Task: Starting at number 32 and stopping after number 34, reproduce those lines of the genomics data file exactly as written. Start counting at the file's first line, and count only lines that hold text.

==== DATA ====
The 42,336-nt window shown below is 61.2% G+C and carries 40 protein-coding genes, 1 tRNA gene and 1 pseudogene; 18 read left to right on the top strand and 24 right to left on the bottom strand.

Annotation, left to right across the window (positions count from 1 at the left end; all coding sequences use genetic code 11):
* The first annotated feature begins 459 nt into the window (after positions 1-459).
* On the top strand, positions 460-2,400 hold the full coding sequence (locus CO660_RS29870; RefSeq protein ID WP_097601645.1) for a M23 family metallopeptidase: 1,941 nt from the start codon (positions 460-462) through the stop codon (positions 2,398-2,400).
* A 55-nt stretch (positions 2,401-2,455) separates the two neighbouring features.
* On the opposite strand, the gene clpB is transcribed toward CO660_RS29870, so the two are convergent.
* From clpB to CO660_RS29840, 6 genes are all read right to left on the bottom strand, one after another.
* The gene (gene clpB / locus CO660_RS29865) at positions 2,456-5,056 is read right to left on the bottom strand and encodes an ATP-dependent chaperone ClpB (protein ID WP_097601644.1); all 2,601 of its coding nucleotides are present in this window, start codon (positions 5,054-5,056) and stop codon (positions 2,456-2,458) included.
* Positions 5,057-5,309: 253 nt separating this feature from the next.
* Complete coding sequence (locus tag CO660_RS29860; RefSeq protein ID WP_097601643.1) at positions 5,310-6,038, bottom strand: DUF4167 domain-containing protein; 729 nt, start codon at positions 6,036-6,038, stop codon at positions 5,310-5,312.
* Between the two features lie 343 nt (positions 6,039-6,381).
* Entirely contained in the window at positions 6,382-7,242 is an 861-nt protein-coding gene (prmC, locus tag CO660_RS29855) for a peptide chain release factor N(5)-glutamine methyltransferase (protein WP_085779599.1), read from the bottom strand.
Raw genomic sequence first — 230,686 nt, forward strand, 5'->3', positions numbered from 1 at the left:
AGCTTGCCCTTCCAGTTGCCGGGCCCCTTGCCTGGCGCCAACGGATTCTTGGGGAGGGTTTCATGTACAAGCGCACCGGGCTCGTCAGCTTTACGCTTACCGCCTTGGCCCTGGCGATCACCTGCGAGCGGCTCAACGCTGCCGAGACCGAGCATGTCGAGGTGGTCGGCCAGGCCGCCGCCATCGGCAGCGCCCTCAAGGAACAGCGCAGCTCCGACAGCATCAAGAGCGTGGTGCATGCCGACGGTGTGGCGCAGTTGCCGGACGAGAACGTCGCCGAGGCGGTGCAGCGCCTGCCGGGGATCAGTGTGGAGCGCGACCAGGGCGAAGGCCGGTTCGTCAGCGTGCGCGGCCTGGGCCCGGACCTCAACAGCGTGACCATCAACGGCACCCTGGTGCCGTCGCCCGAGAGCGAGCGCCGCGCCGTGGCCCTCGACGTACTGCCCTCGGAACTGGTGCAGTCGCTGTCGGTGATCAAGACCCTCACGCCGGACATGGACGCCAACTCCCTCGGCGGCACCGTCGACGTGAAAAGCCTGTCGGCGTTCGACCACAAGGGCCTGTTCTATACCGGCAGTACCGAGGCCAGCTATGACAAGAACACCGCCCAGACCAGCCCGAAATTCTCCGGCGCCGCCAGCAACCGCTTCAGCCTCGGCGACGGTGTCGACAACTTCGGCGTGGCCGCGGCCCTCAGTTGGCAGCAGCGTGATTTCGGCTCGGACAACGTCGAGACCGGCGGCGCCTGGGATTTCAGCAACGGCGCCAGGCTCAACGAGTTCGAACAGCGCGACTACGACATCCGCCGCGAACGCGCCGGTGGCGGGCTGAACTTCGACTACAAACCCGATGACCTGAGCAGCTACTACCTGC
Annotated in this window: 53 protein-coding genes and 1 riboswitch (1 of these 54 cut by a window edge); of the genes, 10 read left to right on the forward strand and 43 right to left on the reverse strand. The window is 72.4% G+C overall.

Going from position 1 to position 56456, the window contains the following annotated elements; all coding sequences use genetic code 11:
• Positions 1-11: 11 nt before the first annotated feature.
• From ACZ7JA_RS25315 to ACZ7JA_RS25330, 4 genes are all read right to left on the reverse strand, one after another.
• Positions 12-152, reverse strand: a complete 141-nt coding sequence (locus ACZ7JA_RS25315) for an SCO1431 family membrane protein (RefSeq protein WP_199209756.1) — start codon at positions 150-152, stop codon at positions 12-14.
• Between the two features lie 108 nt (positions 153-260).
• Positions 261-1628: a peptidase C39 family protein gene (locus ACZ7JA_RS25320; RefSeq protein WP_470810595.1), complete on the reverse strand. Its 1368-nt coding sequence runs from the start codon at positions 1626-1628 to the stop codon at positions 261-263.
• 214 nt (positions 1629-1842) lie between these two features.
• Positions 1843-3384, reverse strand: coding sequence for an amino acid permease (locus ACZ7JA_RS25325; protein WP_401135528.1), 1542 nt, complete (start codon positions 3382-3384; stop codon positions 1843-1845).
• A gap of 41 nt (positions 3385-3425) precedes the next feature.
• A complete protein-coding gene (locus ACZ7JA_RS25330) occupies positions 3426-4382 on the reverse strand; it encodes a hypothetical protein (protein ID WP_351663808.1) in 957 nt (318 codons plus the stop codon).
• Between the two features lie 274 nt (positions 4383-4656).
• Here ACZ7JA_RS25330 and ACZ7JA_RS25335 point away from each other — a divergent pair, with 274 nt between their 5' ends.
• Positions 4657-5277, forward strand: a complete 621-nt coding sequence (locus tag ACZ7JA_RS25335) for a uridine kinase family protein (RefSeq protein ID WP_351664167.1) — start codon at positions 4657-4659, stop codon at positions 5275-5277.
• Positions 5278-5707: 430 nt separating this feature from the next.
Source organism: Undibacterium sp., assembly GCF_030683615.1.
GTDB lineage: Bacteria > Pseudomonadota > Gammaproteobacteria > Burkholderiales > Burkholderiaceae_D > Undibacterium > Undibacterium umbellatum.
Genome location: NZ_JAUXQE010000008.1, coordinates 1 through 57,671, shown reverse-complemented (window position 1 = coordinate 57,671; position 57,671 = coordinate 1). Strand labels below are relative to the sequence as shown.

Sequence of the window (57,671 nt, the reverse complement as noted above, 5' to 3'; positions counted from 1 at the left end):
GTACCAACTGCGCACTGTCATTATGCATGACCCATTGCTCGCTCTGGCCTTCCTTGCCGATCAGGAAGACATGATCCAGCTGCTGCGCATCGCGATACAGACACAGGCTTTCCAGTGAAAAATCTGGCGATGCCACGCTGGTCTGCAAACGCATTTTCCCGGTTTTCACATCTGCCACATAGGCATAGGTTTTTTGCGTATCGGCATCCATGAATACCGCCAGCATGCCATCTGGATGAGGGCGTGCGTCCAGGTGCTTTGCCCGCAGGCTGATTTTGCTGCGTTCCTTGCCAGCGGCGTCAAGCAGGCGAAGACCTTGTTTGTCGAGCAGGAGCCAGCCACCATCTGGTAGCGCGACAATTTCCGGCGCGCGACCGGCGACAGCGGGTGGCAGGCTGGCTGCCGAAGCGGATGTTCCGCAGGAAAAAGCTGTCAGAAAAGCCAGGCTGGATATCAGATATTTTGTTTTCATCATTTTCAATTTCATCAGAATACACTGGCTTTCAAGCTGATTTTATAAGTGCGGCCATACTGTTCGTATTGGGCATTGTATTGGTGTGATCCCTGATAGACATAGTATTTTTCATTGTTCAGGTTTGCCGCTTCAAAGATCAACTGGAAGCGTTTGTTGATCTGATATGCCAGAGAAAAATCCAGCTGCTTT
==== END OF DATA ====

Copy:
Genome location: NZ_JAUXQE010000008.1, coordinates 1 through 57,671, shown reverse-complemented (window position 1 = coordinate 57,671; position 57,671 = coordinate 1). Strand labels below are relative to the sequence as shown.

Sequence of the window (57,671 nt, the reverse complement as noted above, 5' to 3'; positions counted from 1 at the left end):
GTACCAACTGCGCACTGTCATTATGCATGACCCATTGCTCGCTCTGGCCTTCCTTGCCGATCAGGAAGACATGATCCAGCTGCTGCGCATCGCGATACAGACACAGGCTTTCCAGTGAAAAATCTGGCGATGCCACGCTGGTCTGCAAACGCATTTTCCCGGTTTTCACATCTGCCACATAGGCATAGGTTTTTTGCGTATCGGCATCCATGAATACCGCCAGCATGCCATCTGGATGAGGGCGTGCGTCCAGGTGCTTTGCCCGCAGGCTGATTTTGCTGCGTTCCTTGCCAGCGGCGTCAAGCAGGCGAAGACCTTGTTTGTCGAGCAGGAGCCAGCCACCATCTGGTAGCGCGACAATTTCCGGCGCGCGACCGGCGACAGCGGGTGGCAGGCTGGCTGCCGAAGCGGATGTTCCGCAGGAAAAAGCTGTCAGAAAAGCCAGGCTGGATATCAGATATTTTGTTTTCATCATTTTCAATTTCATCAGAATACACTGGCTTTCAAGCTGATTTTATAAGTGCGGCCATACTGTTCGTATTGGGCATTGTATTGGTGTGATCCCTGATAGACATAGTATTTTTCATTGTTCAGGTTTGCCGCTTCAAAGATCAACTGGAAGCGTTTGTTGATCTGATATGCCAGAGAAAAATCCAGCTGCTTT